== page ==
The topic of maintaining a positive attitude during cancer treatment is brought up time and time again. You can find endless words of encouragement online and there was even a study which looked into whether positive thinking could help fight the disease.
But what does “staying positive” actually mean and more importantly, how do people living with cancer feel about being told to think positively?
We recently received a message from someone in the cancer community who told us that she did not find quotes and messages of positivity helpful. She told us that she thinks “they put pressure on people to be, think, feel, and behave accordingly.” She added: “Not everyone floats through cancer and its treatment with serenity and support. Not everyone is positive the whole way through, nor should they feel obliged to be.”
This really got us thinking – how many other people feel this way? Is she an anomaly or is this the common consensus?
What better way to find out than asking you – our fellow readers and social followers. So yesterday (Aug 24) we hosted our very first Twitter Chat to find out how you feel about cancer and positive thinking.
We had a great turn out, with participants including Bowel Cancer UK, Your Sim Pal, Tea & Chemo author Jackie Buxton and several cancer bloggers and vloggers. For more than an hour, opinions, (some shocking) stories and advice were shared using our Twitter Chat hashtag #LBWcancerchat.
In case you missed it, we’ve rounded up some of the responses to our cancer and positive thinking Twitter Chat below.
The first question we asked was, “Is ‘stay positive’ a helpful piece of advice for cancer patients?”
If someone said: try stay positive about your next scan results and don't worry unless you have to, then can be rly helpful 👌👍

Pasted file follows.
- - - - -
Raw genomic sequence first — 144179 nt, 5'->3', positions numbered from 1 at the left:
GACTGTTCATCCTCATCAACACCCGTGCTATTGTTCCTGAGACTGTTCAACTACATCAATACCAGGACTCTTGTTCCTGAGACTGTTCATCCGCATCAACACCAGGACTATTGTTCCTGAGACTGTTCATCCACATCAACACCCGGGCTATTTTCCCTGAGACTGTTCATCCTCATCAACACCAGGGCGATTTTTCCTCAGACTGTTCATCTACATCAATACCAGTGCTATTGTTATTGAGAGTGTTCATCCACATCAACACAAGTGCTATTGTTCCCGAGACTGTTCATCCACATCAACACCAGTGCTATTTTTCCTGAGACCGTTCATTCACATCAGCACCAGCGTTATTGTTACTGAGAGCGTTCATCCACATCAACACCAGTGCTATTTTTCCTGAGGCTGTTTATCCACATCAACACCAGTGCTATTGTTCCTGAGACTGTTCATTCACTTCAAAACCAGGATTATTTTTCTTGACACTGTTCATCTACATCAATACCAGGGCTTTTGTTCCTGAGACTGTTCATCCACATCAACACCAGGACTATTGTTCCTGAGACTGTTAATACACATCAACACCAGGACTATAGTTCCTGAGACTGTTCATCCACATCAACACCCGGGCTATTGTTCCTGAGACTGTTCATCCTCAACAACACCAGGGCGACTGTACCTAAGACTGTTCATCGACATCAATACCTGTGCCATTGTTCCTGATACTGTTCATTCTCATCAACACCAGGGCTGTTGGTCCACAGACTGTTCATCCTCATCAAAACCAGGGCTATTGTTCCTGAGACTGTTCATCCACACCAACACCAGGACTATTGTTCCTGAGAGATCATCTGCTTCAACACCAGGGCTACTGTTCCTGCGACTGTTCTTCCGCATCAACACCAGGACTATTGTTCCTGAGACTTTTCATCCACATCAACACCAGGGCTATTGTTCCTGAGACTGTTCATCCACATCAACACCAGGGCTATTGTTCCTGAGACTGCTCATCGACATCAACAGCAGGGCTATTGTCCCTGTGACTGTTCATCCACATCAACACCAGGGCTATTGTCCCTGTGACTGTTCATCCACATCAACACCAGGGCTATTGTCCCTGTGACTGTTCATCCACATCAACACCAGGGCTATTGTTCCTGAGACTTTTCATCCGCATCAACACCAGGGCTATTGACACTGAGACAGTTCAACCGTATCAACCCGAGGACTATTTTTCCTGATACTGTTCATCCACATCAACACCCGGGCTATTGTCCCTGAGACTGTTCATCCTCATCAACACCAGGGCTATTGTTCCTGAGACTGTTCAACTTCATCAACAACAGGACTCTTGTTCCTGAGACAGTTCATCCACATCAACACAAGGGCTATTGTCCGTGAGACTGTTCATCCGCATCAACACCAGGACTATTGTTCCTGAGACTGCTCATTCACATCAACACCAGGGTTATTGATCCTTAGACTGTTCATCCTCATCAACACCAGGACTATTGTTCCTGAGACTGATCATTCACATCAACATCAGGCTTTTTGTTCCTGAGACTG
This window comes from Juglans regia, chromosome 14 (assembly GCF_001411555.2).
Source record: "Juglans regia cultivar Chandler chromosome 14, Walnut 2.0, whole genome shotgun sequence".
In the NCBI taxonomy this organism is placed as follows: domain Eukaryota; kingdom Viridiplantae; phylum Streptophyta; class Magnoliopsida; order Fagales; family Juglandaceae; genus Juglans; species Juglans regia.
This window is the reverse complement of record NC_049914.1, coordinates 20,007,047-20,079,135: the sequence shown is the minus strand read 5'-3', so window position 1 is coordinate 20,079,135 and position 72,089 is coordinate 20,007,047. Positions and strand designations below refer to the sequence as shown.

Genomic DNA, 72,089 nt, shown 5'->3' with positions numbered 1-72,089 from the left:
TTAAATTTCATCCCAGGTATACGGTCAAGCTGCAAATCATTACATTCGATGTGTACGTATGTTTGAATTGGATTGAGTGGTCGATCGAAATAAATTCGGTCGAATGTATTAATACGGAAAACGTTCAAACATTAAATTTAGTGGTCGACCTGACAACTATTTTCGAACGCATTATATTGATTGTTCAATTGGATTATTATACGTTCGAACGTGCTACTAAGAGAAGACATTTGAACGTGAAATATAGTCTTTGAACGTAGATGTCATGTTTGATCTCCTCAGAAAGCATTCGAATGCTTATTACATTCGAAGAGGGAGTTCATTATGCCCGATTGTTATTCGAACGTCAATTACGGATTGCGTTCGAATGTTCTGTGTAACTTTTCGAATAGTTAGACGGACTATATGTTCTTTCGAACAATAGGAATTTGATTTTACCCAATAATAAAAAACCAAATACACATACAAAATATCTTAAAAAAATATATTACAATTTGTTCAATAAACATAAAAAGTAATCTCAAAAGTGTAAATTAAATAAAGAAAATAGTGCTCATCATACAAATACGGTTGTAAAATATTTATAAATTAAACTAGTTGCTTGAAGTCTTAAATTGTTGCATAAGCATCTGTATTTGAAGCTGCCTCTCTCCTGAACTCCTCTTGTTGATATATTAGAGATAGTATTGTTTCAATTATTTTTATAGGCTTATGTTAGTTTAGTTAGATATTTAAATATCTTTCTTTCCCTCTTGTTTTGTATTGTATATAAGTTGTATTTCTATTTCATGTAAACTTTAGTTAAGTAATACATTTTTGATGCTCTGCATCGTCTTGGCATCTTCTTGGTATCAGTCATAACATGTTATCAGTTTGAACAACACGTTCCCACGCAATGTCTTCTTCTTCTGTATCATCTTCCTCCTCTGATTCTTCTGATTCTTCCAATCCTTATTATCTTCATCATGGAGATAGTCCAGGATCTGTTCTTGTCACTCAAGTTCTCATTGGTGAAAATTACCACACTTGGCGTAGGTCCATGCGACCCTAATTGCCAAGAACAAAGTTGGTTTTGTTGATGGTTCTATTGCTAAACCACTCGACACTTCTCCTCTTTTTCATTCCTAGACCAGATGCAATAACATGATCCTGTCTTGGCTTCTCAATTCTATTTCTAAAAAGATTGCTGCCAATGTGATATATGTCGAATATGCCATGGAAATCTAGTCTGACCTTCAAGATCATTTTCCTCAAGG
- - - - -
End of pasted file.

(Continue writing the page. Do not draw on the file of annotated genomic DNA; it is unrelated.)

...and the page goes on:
— Lydia B (@lyd_jar) August 24, 2017
Also if you don't actually feel positive then no amount of being told to be positive will help. It has to come from within. #LBWcancerchat
— WombCancerSupportUK (@WombCancerUK) August 24, 2017
It can be Really annoying when people keep telling you to be positive. You need to get there in your own time. Smile, hug & love instead x
— Ways Gone By (@waysgoneby) August 24, 2017
Yes, trying to be positive should be about self-care rather than outside pressure- and there has to be room for anger & grief #LBWcancerchat
— Your simPal (@YoursimPal) August 24, 2017
1) Much more helpful to allow for genuineness. Cancer patients don't need to be told how to feel. No one does. #lbwcancerchat
— Nancy's Point (@NancysPoint) August 24, 2017
@LBWCancer 1. think positivity is good for endorphins & thus coping with cancer, but being told? Could feel like you're 'not trying'…
— Jackie Buxton (@jaxbees) August 24, 2017
The second question we asked was, “What’s the most condescending/annoying advice you’ve heard following your diagnosis?”
2)"It makes you appreciate life more. You must live each second like it's your last" 😒
Like I'm not already exhausted enough#lbwcancerchat
— *kelli* 🌼 (@daisygirl72) August 24, 2017
— Kathleen Burke (@kgburke3) August 24, 2017
Or how about, when they learn I have terminal cancer "Well, at least you don't have kids"
— Suzanne (@athleteonchemo) August 24, 2017